Perhaps both interpretations are in part correct, for the Saatchi who came to prominence as the utterly conventional collector of the 1970s did not suddenly become, a generation on, a showman in much the same sense as those of the early nineteenth century whose entrepreneurial instincts drove them to exhibit any painting rare, strange or notorious enough to merit a tuppenny entrance fee; they overlapped. In recent years he has given the impression of hastily assembling for temporary exhibition groups of paintings that can pass for surveys of immediately contemporary art in Germany, America, China and other parts of the world that offer thoroughly international (and indistinguishable) mimicries of western art — but these have not been the scrupulous investigations of the responsible gallery curator, but happy accidents for the roving predator with too little time to spare. How many of these pictures will he keep? Is there, indeed, still a formal collection or is everything now bought for profitable exploitation and disposal, each successive exhibition funding the next?
If there is a Saatchi art at the end of this century’s first decade, it is less the cutting edge of the Arts Council or the breaking of bounds and leaping of boundaries favoured by the Turner Prize, than a taste for figurative art that is bizarre, grotesque, ghoulish, sexual and calculatedly offensive, much tempered by huge scale, for most of these characteristics are intensely nastier writ small. Saatchi is evidently attracted by unmodulated realism, by the literal representation of the human being or the thing in an improbable material, by the flimsy black plastic waste bin bag cast in bronze and convincingly painted black, the uncomely human figures cast from life by Duane Hanson in fibreglass and resin, and the waxworks — disconcertingly too small or too large — of Ron Mueck, a skilled artisan literally converted into an artist by Saatchi’s promptings and propaganda. His taste for overwhelming scale and shallow assertiveness of imagery must come from his experience in the advertising industry, to the images of which his chosen art is so often close.
He is occasionally attracted by the very absence of merit, by the downright bad, as with Stella Vine, whose crude portrait of Princess Diana, Hi Paul, can you come over …? he bought, with other equally meretricious paintings, from a hapless dealer operating in a disused Hackney garage in 2004. As with so many acquisitions, he courted controversy through a press foolishly willing to be exploited, the mock horror of ignorant journalists worth a fortune in terms of advertising, this a typical example of the promotion of his collection, each addition to which is swiftly and cunningly made notorious. One consequence of the Saatchi ‘treatment’ was Vine being taken seriously by authorities who should have known better: in the summer of 2007, Modern Art Oxford, a public art gallery funded by the Arts Council and the city fathers, gave Vine her first solo exhibition, a ‘major’ retrospective revealing her to be ‘a bold, innovative painter with a fresh approach ..;’ the eximious Professor Germaine Greer, critic and art historian to boot, lent her blessing with an ekphrastic foreword to the catalogue. Yet again, where Saatchi led, critics, curators and academics followed, and Saatchi sold Hi Paul… for £25,000, fifty times what he had paid for it.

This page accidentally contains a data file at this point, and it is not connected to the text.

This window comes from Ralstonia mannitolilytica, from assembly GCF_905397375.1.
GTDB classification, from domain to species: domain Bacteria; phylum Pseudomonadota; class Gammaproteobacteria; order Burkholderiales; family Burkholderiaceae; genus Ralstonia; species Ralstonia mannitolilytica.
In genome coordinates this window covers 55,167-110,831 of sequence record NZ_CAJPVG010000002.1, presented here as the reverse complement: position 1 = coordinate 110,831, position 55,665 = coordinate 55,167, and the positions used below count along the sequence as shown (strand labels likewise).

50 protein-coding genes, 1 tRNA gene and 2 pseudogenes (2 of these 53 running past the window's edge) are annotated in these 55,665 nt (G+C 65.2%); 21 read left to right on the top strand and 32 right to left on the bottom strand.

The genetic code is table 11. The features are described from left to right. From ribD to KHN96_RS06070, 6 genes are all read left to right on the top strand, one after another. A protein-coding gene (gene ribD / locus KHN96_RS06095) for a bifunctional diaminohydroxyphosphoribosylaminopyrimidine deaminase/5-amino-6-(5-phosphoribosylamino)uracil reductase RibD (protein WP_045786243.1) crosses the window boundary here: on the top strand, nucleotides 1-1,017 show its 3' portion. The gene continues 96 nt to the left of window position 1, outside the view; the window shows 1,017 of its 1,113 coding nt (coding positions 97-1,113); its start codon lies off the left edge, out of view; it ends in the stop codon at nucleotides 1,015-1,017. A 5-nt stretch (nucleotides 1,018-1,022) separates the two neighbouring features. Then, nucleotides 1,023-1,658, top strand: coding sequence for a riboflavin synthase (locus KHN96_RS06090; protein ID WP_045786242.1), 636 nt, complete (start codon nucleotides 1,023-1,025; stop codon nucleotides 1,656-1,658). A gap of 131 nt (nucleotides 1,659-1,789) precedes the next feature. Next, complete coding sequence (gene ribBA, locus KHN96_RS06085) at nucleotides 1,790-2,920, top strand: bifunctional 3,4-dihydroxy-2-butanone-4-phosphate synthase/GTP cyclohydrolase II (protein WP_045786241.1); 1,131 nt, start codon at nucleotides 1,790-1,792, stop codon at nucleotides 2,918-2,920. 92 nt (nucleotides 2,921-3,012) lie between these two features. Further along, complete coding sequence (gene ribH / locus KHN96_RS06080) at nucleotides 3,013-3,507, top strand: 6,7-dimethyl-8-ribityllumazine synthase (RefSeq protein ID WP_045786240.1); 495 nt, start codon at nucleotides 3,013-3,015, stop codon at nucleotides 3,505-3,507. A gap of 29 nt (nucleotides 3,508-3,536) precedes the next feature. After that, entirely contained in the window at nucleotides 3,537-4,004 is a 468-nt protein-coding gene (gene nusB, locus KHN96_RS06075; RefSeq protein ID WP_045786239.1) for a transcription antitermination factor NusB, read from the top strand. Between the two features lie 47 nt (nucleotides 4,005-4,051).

In retrospect, Saatchi now seems with his second collection, the Young British Artsits, to have been remarkably courageous. To have known so little about art and yet to have ventured without hesitation into such shark-infested waters, was an adventure as rash as Colonel Fawcett’s up the Amazon, from the dread piranhas of which he never returned. Saatchi, of course, had a merry group of fawning lackeys to give him confidence, to spout on his behalf the jargon and jabberwocky of the contemporary curator, and the adulation of Sarah Kent, the gushing art critic of Time Out, mistakenly thought to have some appeal to that journal’s youngish audience, must have been a real rock of reassurance on which to build a collection of work by unknown artists — though Matthew Collings, a blokish bottom-feeder in the art world, said of her several Saatchi catalogues, ‘Blimey, they’re boring.’ Fewer than half the artists she recorded in Saatchi’s possession are names to which an informed public can now readily put images, but that is a very comfortable percentage compared with the list of three hundred young British artists published by Art and Design in 1989, a year after Saatchi’s discovery of Damien Hirst at the first and most notorious of the Freeze exhibitons,(6) of whom only sixty or so are, two decades on, still familiar.
With the piecemeal dispersal of this second collection, often for huge profits, Saatchi has been accused of betraying the nation’s heritage, of selling to foreign collectors the great icons of late twentieth-century British art. His accusers forget that he was, in a sense, as much the maker of these icons as the artists, that he enabled works that would almost certainly have remained ideas, even those of dark obsession, to be realised in the flesh — literally so in the case of sharks, sheep and cattle — and that he advanced funds, paid stipends and offered guarantees that allowed artists to fulfil whims without the anxieties of unpaid household bills. The most important of these guarantees was the certainty that Saatchi, as patron, would use his commercial skills to magnify the fame of every artist who responded as willing puppet to his patronage. There can be no doubt that just as Hirst made a shark into a work of art, Saatchi made Hirst into an artist: Serota and the Tate could never have done that.